Out with the old school. Digital storytelling in sub-Saharan Africa

Initiatives such as UNICEF Gen2030, which aims to get every young person into quality education, training or employment by 2030, are helping to fill the gulfs of learning in sub-Saharan nations by supporting the talents, openness to innovation and energy of Africa’s young people.

Selected by local UNICEF communications staff for their interest in filmmaking and their passion for youth advocacy, 11 motivated individuals from countries including Uganda, Zimbabwe, Kenya, South Africa, Zambia and Mozambique, were taught how to make short factual films using Android smartphones – with the help of Thomson Foundation trainer, Kate Middleton.


In partnership with UNICEF, the foundation is helping to bridge the learning gap in digital storytelling among young Africans


The workshops were held in Johannesburg, South Africa, over the course of five days.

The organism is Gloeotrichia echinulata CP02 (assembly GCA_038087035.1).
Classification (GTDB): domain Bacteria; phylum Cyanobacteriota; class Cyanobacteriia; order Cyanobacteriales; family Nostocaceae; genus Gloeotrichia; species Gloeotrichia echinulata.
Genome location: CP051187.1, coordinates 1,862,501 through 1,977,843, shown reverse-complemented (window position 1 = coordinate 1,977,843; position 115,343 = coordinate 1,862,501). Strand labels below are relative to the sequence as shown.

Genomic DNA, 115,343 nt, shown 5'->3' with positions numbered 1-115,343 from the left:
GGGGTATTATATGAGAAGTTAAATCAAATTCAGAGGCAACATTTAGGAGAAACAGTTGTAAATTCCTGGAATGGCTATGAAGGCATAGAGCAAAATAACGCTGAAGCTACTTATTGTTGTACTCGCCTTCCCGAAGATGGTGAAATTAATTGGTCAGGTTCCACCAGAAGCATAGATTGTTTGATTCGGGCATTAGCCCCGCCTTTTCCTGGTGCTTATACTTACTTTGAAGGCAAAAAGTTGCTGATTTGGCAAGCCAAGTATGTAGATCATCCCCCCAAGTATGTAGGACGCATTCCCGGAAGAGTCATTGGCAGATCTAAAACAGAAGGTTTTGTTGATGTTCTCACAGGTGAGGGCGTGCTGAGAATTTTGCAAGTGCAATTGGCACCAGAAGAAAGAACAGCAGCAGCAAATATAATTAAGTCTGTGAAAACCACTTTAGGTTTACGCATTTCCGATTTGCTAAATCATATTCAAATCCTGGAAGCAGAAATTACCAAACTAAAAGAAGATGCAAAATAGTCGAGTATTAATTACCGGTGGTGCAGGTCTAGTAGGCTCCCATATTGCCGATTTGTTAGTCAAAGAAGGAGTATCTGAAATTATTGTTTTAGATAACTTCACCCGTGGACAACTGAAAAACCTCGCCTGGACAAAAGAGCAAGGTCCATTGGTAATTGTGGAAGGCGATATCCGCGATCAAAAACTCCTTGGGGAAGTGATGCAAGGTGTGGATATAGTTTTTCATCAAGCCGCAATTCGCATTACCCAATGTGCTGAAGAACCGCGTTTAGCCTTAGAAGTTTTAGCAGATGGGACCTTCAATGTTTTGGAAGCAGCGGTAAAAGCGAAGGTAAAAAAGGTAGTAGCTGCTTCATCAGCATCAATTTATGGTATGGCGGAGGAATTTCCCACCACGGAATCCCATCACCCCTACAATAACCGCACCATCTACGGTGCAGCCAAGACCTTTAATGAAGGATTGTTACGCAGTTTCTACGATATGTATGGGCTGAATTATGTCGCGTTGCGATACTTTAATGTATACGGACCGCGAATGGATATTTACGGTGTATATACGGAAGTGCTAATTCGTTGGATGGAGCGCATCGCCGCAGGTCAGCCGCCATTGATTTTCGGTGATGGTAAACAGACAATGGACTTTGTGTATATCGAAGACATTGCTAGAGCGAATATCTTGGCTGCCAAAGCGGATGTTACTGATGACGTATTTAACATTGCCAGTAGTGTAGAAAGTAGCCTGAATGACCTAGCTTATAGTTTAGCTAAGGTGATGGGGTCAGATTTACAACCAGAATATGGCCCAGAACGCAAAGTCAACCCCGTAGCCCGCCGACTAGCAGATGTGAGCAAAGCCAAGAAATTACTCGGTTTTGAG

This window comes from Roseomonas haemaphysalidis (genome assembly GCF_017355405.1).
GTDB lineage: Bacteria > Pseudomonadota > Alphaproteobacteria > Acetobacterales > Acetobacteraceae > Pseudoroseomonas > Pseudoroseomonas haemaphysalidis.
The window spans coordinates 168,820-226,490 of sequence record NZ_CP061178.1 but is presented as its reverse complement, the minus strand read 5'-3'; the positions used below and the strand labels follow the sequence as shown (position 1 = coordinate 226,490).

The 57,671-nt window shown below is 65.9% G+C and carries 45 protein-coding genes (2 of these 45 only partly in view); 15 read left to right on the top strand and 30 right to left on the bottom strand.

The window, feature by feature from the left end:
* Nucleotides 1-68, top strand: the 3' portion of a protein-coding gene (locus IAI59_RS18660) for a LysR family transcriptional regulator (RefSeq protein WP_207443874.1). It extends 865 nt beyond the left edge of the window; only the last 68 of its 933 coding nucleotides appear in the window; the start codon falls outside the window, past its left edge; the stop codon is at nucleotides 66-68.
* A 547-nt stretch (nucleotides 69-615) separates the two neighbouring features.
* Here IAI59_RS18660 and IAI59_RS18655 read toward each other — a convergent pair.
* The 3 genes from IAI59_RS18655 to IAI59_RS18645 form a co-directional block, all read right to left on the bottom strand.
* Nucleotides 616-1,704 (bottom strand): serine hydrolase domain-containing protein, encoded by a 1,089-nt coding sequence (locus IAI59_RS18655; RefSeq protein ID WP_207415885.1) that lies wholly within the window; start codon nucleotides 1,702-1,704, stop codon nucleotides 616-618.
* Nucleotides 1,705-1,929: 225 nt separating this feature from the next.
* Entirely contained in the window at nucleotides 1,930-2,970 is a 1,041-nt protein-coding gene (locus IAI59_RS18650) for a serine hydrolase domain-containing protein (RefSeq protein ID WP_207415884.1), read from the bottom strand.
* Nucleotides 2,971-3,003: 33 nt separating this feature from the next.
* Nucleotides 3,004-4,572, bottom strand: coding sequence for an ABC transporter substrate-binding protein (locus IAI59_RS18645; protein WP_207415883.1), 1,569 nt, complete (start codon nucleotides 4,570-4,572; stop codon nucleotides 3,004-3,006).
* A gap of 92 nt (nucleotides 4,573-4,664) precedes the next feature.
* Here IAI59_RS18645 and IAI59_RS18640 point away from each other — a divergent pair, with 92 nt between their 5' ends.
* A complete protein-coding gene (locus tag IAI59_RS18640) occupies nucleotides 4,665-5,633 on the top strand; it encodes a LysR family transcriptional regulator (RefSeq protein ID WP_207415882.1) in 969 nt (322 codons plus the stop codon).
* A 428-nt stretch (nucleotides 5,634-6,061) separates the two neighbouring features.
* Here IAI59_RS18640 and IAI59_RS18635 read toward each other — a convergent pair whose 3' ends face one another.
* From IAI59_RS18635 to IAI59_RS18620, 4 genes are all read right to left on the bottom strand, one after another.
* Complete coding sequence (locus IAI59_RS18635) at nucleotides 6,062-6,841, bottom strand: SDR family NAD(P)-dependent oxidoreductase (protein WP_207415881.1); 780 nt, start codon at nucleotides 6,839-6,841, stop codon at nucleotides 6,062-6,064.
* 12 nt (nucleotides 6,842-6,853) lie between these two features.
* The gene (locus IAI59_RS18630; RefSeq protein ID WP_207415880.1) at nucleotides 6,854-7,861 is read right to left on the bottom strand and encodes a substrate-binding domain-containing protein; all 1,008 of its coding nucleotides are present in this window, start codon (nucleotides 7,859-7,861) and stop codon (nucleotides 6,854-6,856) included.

From coming up with original ideas that highlighted issues of importance to young Africans, learning how to research stories that could safely and ethically be made into films for social media or broadcast, and learning how to pitch these stories to potential commissioners, the group were given a valuable introduction to digital storytelling. They were also encouraged to pitch for films aimed at a UNICEF campaign in November, with the foundation supporting the making of these films.

"They are already passing on their knowledge to other young people in their communities"

Kate Middleton, Thomson Foundation trainer

Above all, they were being prepared to pass on their new digital skills to others in their communities. “All students completed the course with the ability to make short films using Android smartphones and other equipment,” said Kate. “They will be encouraged to develop their story ideas further and are already passing on their knowledge to other young people in their communities.”



Creating a skilled cohort of young people is at the heart of the Gen2030 initiative
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